Billionaires Do Not Read the News

By December 5, 2017Automotive
Claude Monet Lisant (Pierre-August Renoir, 1872)

New Dyson Electric Car Will Feature ‘Some’ Autonomous Technology

According to an article in Auto Express, famed vacuum cleaner manufacturer Dyson will build an extended-range electric car. Sir James Dyson confirmed that he is investing two billion pounds in the electric car venture in 2020 at a new campus on an abandoned World War Two airfield in Wiltshire. The new car will use Dyson’s solid-state battery technology and will feature ‘some’ autonomous technology.

Dyson told Auto Express that he has had a vision for an electric car for almost 20 years, and that his company will “go it alone” on developing the new vehicle, because he sees nothing that existing car manufacturers could bring to the process.

Sounds familiar?

Do Billionaires Not Read the News?

Another billionaire, with even deeper pockets, is investing huge sums of money and employs thousands of skilled workers to design and build an extended-range electric car from the ground up.

Perhaps Sir James has missed the news, but Tesla’s experience getting a production car to the market has been anything but smooth. Tesla Model 3 production and quality woes prove that while vision and determination, deep pockets, and scores of smart people are very important, volume car manufacturing is difficult.

Building cars isn’t an easy matter. Manufacturing hundreds of thousands of cars every year—and making a profit—is extremely difficult. And, of course, even electric cars must be serviced and repaired from time to time, requiring reasonably convenient access to a service network.

Tesla insistence on “going it alone” and on vertical integration underscores just how efficient traditional carmaker manufacturers are.

What’s Next?

Dyson has gained a reputation of taking an unusual design engineering approach to home appliances, such as bladeless fans and rollerball vacuum cleaners, and selling them—at a premium—to a saturated market. And the company is making money.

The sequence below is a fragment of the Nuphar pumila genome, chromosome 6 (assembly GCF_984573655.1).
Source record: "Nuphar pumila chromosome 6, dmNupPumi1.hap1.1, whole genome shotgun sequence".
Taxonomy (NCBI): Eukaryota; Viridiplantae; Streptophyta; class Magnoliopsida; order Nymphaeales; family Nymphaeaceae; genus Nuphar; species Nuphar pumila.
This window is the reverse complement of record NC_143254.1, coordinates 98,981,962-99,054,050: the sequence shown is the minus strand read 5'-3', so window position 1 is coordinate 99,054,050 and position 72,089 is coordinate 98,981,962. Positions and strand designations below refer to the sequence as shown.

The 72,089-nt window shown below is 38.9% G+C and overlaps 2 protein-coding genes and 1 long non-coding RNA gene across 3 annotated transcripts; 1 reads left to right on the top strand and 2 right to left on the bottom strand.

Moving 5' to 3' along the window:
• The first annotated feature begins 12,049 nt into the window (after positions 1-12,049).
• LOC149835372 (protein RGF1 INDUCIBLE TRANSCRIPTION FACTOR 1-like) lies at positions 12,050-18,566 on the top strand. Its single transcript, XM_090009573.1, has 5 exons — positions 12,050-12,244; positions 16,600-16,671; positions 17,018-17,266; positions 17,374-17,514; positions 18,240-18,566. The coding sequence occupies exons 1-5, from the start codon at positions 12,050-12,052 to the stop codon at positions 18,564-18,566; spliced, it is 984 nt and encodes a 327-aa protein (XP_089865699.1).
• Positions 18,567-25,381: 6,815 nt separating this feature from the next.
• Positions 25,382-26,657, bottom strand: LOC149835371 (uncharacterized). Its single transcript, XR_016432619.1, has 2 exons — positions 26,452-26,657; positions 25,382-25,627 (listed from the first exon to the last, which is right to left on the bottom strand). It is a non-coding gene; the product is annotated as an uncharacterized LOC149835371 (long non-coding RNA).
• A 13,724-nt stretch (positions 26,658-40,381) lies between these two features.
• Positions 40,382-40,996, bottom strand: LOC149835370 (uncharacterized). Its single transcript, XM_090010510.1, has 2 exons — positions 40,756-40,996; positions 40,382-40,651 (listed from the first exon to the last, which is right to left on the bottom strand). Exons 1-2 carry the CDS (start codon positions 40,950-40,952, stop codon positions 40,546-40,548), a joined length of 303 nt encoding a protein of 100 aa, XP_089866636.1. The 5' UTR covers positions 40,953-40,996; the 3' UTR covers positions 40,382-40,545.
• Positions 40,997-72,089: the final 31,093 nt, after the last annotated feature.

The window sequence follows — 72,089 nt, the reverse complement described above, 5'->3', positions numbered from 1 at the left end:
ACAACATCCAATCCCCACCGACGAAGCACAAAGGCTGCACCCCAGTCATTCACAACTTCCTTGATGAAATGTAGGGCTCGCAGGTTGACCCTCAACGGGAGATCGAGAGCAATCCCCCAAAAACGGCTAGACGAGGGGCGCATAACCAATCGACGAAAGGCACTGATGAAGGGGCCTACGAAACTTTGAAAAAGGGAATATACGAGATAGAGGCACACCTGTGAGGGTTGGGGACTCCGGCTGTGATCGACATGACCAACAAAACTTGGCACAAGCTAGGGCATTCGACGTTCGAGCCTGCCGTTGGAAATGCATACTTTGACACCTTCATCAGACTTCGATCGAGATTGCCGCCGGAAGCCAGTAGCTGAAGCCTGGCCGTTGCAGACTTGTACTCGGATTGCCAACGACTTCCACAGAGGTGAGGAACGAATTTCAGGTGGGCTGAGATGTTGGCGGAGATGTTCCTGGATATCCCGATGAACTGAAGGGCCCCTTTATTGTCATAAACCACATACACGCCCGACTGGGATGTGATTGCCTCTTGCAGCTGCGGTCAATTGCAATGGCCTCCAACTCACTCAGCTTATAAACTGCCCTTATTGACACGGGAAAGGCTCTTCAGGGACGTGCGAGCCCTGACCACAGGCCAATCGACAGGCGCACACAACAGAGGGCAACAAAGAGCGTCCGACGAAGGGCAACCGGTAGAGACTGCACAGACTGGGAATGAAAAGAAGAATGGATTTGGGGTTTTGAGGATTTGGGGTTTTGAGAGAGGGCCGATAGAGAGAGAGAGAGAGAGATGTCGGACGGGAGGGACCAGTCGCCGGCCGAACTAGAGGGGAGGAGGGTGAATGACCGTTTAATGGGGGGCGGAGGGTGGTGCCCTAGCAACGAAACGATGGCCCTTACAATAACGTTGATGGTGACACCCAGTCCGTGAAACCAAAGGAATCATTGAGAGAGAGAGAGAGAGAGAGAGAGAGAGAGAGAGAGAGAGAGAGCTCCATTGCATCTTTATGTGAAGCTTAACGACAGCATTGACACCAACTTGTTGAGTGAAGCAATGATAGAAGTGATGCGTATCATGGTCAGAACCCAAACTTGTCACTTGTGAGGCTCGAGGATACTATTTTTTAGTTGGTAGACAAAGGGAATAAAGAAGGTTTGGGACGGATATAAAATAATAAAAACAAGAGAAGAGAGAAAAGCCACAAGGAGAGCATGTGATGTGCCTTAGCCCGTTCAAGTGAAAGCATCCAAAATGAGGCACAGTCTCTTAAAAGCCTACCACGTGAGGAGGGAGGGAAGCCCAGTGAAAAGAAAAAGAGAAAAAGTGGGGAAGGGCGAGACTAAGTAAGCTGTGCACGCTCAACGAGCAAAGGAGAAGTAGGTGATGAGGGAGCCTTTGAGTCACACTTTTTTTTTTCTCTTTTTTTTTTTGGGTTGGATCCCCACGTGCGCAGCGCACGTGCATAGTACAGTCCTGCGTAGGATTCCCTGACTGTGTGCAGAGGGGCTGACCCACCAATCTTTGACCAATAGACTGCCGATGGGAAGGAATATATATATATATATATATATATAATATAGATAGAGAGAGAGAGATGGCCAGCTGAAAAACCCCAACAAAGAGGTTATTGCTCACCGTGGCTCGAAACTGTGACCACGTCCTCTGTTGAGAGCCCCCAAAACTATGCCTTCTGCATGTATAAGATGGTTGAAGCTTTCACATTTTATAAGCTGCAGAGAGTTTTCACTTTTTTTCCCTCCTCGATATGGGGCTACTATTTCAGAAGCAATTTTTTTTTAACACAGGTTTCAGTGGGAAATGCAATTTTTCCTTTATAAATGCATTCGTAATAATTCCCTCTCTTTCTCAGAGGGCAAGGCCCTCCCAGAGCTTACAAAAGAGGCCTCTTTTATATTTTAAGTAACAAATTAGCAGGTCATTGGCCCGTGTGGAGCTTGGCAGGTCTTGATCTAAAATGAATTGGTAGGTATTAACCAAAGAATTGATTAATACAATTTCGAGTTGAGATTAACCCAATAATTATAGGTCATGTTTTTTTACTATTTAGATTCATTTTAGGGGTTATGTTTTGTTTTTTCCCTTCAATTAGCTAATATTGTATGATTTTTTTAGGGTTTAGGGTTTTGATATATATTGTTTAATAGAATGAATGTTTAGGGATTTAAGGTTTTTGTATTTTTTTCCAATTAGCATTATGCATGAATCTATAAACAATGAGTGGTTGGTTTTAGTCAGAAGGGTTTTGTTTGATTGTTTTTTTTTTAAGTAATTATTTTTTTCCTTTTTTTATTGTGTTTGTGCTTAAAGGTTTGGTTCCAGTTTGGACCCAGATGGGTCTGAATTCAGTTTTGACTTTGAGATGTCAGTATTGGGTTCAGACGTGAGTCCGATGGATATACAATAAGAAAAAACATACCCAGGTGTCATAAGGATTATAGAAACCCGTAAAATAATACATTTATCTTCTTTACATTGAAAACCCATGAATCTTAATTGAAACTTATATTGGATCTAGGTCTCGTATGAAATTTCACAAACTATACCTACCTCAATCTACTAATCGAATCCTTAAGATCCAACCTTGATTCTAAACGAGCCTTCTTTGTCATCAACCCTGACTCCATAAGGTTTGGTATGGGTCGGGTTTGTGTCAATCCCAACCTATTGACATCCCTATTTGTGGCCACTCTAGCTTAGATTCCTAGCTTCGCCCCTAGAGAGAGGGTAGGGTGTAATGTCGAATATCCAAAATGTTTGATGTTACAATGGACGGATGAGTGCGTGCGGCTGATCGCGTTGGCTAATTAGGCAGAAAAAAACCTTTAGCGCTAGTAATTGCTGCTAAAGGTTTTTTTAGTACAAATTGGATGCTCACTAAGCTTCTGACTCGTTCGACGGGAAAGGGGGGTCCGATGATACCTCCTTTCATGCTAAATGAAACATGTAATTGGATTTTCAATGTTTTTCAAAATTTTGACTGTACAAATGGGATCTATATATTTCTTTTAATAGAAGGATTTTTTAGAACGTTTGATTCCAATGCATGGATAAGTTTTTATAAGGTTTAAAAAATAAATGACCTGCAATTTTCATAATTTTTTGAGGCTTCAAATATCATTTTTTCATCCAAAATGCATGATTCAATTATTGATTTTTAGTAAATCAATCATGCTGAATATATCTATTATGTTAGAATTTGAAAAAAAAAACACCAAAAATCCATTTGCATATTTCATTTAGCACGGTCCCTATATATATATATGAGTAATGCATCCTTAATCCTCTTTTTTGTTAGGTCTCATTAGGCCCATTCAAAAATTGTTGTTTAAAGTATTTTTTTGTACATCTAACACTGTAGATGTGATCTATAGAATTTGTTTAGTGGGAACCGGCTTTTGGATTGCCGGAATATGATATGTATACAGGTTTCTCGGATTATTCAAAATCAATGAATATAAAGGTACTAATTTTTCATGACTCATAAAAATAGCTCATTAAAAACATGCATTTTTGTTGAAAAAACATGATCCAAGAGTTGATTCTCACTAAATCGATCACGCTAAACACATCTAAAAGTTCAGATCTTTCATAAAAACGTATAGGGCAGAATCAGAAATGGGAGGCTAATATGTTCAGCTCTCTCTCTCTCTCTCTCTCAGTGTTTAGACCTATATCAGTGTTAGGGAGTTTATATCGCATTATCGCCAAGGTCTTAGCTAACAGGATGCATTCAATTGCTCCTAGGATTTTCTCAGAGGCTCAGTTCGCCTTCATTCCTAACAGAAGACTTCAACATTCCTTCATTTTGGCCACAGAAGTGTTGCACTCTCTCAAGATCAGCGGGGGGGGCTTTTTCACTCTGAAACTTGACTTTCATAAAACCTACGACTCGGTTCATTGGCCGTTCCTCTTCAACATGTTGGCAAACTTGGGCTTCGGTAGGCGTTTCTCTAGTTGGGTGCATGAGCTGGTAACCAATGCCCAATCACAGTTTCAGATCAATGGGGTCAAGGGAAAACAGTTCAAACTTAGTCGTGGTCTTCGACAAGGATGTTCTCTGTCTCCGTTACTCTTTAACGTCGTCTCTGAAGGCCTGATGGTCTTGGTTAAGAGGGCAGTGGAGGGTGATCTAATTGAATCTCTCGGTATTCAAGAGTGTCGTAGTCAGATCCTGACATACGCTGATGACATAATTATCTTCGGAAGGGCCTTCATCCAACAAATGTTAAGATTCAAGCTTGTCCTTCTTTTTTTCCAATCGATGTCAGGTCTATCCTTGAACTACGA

However, the automotive industry is notoriously brutal to newcomers and may not let another Tesla to ruin their day. And Tesla’s maverick approach to manufacturing is proven very difficult, to say the least.

Historically, Dyson has kept its technology in-house, but this time Sir James might consider focusing on key electric propulsion technologies, such as batteries and motors, and collaborate on design and manufacturing with an experienced car manufacturer.


Image: Claude Monet Lisant (Pierre-August Renoir, 1872)

  • Robert Brincheck

    Nice article and the ‘not reading the papers’ thesis is a clever approach. It dawned on me after reading this, that the challenge Dyson and other tech moguls are facing on this topic could be described as the entrepreneur’s dilemma. A successful entrepreneur, especially one worth billions, achieved that success by developing an unconventional approach to a an existing product or industry, continuing to believe during the difficult start up phase when everyone assumed they’d fail, and being rewarded for their belief and hard work when successful and changed the paradigm of their industry. Their success teaches them that they are disruptors and therefore smarter than everyone else in an established industry/market.

    The dilemma, at least with respect to their ventures in the auto industry, is that their experience has taught them that others will not understand or reject their unconventional idea therefore there is no suitable partner and they must proceed alone. If they didn’t believe they had this advantage, they would never enter the market.

    This dilemma is amplified in the auto industry because the existing companies have become highly proficient at an incredibly complex task, volume production of automotive bodies, which the entrepreneur’s innovation doesn’t address. They focus on their areas of innovation, assume they’ll outsource the rest and run aground when they discover how difficult it is to produce auto bodies at volume.

    • “… existing companies have become highly proficient at an incredibly complex task, volume production of automotive bodies, which the entrepreneur’s innovation doesn’t address. They focus on their areas of innovation, assume they’ll outsource the rest and run aground when they discover how difficult it is to produce auto bodies at volume.” Completely agree.

      And while outsourcing or value-chain collaboration makes sense, those that point at Apple as an example of outsourcing contract manufacturing are, too, misinformed about automotive manufacturing and outsourcing ecosystem. One suggestion I made was for Tesla to not only use Magna Steyer for its experience and capabilities, but also because Magna is under pressure to improve its financial performance, so Tesla could have a significant leverage in more than one way.